Ready for another trip to the World Series

Published: Wednesday, March 6, 2013 at 05:10 PM.

Who would’ve ever imagined poker becoming a spectator sport? Nobody playing in the regular Saturday night game at my house ever had such a thought. But over the decades, technologies came together in a cyber storm that made it so.

The central catalyst was the imbedded popularity of the game. Like baseball and apple pie, poker was — and is — part of American fabric.

My dad taught me using toothpicks for chips. Way before television entered the house, we listened to radio programs while playing cards at our kitchen table.

Mom liked canasta, but Dad and I preferred poker. I don’t know why it wasn’t Mom’s favorite also because she typically beat the tar (toothpicks) out of both of us.

Fast-forward 60 years with poker a huge sport as measured by the numbers of spectators and piles of money attracted to the activity. However, poker has one very distinct personal advantage over all other spectator sports making it unique.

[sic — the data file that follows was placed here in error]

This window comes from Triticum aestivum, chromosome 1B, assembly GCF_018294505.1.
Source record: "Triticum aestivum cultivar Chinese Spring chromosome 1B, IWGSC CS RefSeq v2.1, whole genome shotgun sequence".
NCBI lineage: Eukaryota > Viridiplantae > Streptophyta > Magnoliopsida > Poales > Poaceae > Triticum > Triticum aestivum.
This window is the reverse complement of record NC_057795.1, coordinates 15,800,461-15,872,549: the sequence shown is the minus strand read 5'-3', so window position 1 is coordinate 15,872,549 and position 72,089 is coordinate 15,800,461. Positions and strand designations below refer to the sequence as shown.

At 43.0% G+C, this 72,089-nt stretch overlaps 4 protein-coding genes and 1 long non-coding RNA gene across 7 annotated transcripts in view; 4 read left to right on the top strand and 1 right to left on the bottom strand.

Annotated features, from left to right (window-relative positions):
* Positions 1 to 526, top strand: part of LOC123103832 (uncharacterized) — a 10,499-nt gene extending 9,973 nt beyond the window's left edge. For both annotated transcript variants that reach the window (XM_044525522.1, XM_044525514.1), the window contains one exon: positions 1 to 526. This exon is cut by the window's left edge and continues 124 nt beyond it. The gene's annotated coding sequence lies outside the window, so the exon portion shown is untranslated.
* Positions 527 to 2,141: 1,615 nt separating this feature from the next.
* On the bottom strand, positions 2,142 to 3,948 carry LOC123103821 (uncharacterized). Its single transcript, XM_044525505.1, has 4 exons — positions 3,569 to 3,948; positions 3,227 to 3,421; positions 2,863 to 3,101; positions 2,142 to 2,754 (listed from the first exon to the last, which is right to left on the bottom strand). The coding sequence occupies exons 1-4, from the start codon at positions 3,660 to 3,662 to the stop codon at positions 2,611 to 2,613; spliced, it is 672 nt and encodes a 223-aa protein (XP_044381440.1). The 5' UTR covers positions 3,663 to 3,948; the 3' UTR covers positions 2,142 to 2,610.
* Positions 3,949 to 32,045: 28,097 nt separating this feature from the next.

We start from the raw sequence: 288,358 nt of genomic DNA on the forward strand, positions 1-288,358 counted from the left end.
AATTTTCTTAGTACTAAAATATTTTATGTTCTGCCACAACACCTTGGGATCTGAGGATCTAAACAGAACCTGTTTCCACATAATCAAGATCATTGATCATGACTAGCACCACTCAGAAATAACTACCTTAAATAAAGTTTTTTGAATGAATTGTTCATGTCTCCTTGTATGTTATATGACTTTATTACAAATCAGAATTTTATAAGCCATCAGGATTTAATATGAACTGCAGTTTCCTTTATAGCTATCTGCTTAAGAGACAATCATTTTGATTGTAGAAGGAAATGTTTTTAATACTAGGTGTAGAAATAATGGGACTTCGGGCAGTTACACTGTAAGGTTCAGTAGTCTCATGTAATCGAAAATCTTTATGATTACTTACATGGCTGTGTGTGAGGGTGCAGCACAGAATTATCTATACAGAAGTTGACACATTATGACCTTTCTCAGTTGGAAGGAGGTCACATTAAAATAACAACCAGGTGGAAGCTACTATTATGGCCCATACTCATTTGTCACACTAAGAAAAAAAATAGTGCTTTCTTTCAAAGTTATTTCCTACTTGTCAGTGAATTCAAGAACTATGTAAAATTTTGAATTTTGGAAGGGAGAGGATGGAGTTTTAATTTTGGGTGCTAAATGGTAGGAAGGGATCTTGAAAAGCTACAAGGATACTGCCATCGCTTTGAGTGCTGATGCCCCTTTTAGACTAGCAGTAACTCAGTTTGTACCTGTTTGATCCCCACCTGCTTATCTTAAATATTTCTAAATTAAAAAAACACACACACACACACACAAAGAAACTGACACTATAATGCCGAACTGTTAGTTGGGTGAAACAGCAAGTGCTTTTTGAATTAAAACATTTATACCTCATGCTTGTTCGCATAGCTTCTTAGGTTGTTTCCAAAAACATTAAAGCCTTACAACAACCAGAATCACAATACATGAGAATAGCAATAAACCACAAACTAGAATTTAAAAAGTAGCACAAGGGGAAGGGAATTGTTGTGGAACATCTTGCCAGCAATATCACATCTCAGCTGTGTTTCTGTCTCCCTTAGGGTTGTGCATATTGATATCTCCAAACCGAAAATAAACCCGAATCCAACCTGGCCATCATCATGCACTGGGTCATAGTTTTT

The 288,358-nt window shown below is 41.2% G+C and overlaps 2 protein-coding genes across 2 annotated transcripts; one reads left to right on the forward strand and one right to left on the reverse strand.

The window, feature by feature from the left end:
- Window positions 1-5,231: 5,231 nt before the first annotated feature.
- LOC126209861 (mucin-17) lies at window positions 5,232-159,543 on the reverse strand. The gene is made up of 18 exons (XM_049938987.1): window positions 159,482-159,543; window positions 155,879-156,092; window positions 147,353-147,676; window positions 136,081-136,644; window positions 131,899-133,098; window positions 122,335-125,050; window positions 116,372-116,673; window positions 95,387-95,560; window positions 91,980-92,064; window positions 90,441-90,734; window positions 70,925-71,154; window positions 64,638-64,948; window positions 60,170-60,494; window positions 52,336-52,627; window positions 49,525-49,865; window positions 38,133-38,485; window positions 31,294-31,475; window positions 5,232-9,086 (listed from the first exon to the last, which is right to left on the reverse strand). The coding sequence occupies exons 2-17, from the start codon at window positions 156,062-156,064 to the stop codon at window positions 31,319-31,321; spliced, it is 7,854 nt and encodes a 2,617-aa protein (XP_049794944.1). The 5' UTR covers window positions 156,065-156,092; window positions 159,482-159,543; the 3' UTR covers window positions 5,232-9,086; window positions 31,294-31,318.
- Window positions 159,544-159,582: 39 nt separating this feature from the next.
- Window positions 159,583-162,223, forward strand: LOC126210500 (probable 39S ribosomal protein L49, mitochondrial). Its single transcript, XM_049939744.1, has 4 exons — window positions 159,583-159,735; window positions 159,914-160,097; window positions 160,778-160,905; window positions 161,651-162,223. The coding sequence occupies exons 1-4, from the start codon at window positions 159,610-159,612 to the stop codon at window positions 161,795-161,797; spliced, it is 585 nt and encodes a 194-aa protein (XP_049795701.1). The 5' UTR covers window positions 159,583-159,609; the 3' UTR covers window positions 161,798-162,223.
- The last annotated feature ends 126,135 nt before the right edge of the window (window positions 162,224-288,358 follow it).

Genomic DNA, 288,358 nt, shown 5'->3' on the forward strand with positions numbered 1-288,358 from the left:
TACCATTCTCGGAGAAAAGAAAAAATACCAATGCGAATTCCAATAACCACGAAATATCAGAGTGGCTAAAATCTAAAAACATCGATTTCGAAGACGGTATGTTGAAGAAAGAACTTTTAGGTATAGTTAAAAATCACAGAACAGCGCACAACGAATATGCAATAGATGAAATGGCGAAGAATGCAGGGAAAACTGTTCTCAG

Spectators watch professional sports with the sure and certain knowledge they personally couldn’t compete against those players on fields, courts or tables. That’s untrue of poker.

Poker successes are a blend of skill and luck. Every successful tournament player will concede that any win requires some random lightning strikes of pure, unadulterated luck.

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